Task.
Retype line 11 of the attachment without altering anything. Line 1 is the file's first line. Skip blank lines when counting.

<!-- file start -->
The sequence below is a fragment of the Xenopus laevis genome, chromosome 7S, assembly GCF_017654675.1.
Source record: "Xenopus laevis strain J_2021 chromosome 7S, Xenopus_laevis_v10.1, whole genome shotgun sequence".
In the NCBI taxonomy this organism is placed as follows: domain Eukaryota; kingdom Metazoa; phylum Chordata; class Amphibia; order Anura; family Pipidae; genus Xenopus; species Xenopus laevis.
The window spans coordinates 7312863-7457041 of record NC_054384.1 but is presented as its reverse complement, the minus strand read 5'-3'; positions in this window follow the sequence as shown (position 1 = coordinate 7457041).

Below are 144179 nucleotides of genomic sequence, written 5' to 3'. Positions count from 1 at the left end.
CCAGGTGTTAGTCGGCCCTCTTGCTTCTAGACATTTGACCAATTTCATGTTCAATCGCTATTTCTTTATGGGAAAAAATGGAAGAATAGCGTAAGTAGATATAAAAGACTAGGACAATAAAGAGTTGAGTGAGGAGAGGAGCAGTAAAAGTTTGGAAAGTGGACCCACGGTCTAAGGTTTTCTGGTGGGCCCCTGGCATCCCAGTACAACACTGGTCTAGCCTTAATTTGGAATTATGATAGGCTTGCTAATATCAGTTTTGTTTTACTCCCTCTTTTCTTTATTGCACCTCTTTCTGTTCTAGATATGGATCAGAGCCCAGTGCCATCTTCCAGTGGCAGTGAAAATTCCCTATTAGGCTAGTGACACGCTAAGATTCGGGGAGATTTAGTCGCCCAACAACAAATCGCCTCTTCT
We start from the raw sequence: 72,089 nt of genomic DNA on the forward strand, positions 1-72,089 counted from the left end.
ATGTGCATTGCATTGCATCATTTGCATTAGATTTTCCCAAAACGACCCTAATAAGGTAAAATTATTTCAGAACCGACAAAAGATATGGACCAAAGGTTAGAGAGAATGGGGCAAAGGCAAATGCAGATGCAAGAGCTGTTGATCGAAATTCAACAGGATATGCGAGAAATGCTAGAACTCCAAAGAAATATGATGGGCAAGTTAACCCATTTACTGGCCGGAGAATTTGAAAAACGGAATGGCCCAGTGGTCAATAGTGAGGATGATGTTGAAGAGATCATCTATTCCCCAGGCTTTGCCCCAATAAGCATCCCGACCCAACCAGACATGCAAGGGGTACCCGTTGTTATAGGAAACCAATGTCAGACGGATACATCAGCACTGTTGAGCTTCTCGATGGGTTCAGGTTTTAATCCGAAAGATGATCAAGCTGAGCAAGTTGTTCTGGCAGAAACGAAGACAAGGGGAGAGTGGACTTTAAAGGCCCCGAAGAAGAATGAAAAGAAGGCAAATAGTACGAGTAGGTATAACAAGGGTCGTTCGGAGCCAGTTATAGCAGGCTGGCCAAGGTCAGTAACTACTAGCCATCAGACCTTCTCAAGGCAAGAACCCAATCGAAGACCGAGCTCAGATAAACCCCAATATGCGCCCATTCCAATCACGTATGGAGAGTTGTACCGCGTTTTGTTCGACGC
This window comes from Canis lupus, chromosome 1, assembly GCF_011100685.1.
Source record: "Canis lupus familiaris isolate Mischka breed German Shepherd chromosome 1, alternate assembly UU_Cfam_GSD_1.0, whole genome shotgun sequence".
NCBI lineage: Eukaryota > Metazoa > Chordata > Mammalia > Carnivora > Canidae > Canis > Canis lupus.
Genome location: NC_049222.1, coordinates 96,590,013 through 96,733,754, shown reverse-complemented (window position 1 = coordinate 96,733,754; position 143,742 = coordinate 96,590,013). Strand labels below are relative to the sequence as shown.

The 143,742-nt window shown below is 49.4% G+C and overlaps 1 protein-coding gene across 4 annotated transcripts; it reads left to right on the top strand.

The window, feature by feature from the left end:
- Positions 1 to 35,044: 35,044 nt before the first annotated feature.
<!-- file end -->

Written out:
NCBI lineage: Eukaryota > Metazoa > Chordata > Mammalia > Carnivora > Canidae > Canis > Canis lupus.